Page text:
Dishoom poster showing John smoking kicks up a rumpus

Dishoom poster showing John smoking kicks up a rumpus

The latest Bollywood potboiler Dishoom has violated the anti-tobacco law as it prominently shows the lead actor John Abraham smoking in the poster.

This is in contravention of the Cigarettes and Other Tobacco Products (Prohibition of Advertisement and Regulation of Trade and Commerce, Production, Supply and Distribution) Act, 2003, says a group of public health specialists, who alerted the health and information and broadcasting ministries on Wednesday.

“The actor (John Abraham) shown smoking in the film poster is highly recognised and considered a role model for many young people in India. Therefore, the glamorous depiction of tobacco use by the actor defeats the entire purpose of adopting the rules under Section 5 of COTPA,” Monika Arora, executive director of HRIDAY, a non-government anti-tobacco body wrote in her letter to the ministry officials.

Produced by Nadiadwala Grandson Entertainment company, the movie starring Abraham and Varun Dhawan was released last week. A box office hit, the film’s posters are widely displayed at all public places across the country.

One of the anti-tobacco rules under COTPA states that “Promotional material and posters of film and television programmes shall not depict any tobacco products or their usage in any form.” The poster in question is a gross  violation of this rule.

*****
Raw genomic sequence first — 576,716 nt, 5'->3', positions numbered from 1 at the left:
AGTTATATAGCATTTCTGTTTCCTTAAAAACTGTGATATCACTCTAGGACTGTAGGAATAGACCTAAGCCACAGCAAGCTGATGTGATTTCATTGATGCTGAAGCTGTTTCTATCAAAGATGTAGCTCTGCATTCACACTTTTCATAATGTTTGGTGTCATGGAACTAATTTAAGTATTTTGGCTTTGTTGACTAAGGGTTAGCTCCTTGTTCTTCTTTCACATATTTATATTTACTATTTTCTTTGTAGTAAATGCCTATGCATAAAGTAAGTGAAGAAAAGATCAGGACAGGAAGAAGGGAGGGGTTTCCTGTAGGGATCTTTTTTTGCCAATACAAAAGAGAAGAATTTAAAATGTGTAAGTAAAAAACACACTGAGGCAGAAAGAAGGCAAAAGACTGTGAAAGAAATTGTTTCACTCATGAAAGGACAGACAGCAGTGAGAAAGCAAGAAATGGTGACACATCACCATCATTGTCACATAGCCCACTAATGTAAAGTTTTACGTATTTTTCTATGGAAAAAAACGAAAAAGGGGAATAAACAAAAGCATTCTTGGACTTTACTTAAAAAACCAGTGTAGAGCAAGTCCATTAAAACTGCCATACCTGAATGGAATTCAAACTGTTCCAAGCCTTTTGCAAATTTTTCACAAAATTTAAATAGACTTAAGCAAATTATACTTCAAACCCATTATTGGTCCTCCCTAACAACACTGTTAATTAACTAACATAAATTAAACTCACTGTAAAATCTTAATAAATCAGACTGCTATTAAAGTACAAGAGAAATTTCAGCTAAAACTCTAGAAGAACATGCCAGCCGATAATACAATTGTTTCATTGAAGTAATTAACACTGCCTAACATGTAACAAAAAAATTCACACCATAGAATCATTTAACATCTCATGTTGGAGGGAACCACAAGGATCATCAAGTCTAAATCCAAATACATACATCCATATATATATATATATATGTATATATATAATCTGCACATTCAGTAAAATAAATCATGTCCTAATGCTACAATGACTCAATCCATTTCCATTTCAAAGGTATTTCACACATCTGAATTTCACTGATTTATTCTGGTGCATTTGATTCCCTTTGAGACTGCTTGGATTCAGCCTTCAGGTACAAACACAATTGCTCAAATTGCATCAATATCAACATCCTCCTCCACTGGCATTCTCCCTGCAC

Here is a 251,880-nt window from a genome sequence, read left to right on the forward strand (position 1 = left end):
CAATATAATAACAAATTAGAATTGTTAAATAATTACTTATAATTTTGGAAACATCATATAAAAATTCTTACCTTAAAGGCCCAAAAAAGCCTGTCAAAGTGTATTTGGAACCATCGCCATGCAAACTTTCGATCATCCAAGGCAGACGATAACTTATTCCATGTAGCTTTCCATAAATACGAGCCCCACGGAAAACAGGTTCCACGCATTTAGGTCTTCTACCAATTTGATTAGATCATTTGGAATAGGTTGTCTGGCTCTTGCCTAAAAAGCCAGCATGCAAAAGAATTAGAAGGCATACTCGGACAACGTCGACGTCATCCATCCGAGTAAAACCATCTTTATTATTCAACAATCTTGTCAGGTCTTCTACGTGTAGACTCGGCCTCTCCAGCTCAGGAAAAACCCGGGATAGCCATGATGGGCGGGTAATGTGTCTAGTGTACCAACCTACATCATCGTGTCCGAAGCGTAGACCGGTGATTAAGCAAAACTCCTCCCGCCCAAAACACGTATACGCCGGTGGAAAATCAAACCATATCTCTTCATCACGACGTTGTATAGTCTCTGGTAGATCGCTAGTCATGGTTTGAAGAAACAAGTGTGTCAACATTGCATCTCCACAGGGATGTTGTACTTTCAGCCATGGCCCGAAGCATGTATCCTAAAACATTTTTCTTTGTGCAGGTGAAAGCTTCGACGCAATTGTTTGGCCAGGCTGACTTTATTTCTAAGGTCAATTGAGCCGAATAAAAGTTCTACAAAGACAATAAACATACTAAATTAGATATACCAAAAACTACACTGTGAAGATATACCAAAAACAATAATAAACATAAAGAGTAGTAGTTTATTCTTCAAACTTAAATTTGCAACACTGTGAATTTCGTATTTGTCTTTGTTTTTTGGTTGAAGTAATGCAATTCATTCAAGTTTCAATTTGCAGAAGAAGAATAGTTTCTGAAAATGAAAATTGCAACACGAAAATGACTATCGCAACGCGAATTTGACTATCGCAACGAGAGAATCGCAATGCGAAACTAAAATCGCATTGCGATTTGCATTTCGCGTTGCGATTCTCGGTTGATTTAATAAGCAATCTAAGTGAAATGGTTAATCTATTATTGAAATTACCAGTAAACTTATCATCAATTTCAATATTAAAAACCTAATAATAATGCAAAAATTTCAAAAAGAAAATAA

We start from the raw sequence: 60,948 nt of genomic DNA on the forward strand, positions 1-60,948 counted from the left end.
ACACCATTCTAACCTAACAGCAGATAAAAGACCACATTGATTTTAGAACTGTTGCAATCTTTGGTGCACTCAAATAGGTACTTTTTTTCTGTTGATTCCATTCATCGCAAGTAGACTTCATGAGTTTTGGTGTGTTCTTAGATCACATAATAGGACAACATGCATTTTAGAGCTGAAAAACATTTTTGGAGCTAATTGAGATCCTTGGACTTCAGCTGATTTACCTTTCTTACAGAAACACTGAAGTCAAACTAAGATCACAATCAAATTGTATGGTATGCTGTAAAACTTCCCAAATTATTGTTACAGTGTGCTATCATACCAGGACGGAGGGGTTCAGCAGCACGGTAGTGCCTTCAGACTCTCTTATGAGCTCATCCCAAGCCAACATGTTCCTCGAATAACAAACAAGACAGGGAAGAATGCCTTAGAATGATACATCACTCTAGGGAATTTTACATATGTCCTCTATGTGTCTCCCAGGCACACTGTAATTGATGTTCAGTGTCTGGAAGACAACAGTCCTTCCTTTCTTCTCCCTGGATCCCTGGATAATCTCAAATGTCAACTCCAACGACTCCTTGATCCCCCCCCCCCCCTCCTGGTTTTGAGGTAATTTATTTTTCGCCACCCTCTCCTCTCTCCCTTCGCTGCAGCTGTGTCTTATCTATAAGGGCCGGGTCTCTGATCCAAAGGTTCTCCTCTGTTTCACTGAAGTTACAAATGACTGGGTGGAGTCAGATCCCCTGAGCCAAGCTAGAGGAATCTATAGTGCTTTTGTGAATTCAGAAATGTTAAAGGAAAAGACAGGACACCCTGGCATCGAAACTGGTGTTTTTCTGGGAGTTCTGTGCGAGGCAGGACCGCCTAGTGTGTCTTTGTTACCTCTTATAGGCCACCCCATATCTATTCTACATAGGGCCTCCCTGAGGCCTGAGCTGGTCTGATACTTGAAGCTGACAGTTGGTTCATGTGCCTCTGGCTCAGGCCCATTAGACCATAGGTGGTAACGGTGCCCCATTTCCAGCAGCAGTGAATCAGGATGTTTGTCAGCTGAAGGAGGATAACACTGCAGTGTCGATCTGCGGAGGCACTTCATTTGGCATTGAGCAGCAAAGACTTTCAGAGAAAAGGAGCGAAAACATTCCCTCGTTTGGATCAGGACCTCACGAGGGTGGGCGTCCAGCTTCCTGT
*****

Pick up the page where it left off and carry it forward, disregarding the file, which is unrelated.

“In fact, there is a proven link between youth behaviour in India and Bollywood films. Many teenagers light their first cigarette after watching their favourite actor smoke on-screen,” said Arora, who also heads the health promotion division at the Public Health Foundation of India.

An expert panel, chaired by noted film maker Shyam Benegal, recently reviewed the  tobacco use scenes in the film, which remains a matter of contention between the film makers and public health advocates.

The government, however, is yet to take a decision on the Benegal panel's recommendations.

Public health studies in the past had illustrated how kids exposed to films with tobacco use scenes are twice as likely to become tobacco users as compared to non-viewers of such films. India has a high prevalence of tobacco consumption.  Nearly 10 lakh Indians die every year due to tobacco use.

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